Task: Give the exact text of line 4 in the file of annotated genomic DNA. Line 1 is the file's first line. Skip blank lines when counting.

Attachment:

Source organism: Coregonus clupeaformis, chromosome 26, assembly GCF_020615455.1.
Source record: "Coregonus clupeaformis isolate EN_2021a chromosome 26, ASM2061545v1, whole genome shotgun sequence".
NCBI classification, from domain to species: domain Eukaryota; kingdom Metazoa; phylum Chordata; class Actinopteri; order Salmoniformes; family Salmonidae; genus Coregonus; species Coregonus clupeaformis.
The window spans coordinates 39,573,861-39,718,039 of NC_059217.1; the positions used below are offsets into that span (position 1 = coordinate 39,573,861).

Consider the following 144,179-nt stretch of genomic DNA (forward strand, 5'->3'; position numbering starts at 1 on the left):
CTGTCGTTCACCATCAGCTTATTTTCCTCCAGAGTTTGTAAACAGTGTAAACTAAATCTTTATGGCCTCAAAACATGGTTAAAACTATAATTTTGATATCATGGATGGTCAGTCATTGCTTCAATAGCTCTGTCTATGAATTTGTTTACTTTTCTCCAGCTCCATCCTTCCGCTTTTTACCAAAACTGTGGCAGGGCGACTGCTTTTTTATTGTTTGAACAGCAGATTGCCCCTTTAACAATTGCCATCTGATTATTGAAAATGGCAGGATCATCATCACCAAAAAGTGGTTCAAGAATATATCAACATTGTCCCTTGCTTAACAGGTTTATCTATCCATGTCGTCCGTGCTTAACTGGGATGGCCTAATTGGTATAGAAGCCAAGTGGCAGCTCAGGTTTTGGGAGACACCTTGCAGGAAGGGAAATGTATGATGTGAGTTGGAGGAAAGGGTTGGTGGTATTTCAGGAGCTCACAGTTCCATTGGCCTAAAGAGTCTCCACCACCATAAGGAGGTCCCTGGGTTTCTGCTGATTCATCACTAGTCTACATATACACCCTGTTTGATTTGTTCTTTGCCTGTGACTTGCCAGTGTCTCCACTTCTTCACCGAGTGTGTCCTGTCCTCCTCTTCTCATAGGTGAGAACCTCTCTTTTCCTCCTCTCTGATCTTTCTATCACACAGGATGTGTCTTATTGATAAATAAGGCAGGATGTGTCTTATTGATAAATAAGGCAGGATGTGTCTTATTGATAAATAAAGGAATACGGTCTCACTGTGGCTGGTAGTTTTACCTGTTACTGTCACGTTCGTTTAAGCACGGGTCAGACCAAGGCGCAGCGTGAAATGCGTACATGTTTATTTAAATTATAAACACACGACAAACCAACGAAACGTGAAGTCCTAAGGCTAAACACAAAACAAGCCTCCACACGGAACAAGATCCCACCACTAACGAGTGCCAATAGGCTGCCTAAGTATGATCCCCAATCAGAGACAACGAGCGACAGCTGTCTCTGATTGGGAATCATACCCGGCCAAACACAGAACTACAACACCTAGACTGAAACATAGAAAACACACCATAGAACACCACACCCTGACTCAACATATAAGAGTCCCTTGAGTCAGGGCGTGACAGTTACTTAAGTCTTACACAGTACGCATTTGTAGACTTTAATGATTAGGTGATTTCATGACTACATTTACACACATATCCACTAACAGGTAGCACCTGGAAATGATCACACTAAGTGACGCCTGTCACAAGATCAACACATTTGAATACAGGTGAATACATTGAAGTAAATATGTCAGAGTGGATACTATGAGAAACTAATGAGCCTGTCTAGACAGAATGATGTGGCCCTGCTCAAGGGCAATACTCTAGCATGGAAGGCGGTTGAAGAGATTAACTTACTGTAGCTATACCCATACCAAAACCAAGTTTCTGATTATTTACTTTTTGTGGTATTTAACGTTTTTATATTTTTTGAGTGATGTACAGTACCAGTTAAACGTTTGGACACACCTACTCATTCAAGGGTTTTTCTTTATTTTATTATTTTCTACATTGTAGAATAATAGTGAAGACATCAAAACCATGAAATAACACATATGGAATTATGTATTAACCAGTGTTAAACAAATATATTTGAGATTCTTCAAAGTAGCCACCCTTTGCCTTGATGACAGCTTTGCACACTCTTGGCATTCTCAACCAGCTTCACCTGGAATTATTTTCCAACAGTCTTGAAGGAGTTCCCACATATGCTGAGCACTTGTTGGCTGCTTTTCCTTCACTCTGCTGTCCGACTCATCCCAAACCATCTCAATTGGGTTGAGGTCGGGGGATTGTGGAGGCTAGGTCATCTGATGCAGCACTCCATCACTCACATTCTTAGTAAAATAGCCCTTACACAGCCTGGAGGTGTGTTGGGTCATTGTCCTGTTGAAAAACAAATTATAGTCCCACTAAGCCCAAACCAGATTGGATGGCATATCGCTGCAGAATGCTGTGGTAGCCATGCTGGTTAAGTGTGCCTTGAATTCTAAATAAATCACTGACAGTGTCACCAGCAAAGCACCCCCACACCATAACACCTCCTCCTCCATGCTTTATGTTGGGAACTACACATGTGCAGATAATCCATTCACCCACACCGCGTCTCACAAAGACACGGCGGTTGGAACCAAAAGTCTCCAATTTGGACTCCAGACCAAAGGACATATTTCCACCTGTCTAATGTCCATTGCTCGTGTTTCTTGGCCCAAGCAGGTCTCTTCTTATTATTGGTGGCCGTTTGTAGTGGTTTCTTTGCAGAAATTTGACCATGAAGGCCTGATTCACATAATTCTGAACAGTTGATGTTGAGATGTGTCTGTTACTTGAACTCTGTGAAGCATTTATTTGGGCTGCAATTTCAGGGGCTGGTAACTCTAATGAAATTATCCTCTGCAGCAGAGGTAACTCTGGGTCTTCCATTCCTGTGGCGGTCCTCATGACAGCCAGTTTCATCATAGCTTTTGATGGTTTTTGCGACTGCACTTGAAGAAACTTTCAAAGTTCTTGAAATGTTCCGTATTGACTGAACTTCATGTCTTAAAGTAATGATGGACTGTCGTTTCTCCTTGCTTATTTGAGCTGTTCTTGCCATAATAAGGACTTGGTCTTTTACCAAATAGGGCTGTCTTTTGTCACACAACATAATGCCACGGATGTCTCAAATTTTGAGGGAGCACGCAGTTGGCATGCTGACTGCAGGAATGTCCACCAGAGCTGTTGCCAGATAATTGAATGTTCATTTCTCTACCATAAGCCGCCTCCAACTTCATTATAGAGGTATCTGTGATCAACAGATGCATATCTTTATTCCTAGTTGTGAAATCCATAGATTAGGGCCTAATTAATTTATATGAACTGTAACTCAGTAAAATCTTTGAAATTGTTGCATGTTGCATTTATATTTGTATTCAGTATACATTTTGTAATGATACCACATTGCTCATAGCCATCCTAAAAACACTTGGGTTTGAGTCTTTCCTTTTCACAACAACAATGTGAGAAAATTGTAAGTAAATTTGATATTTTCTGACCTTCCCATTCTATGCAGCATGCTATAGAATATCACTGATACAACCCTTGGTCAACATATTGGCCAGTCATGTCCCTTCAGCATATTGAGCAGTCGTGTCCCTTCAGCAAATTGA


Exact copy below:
The window spans coordinates 39,573,861-39,718,039 of NC_059217.1; the positions used below are offsets into that span (position 1 = coordinate 39,573,861).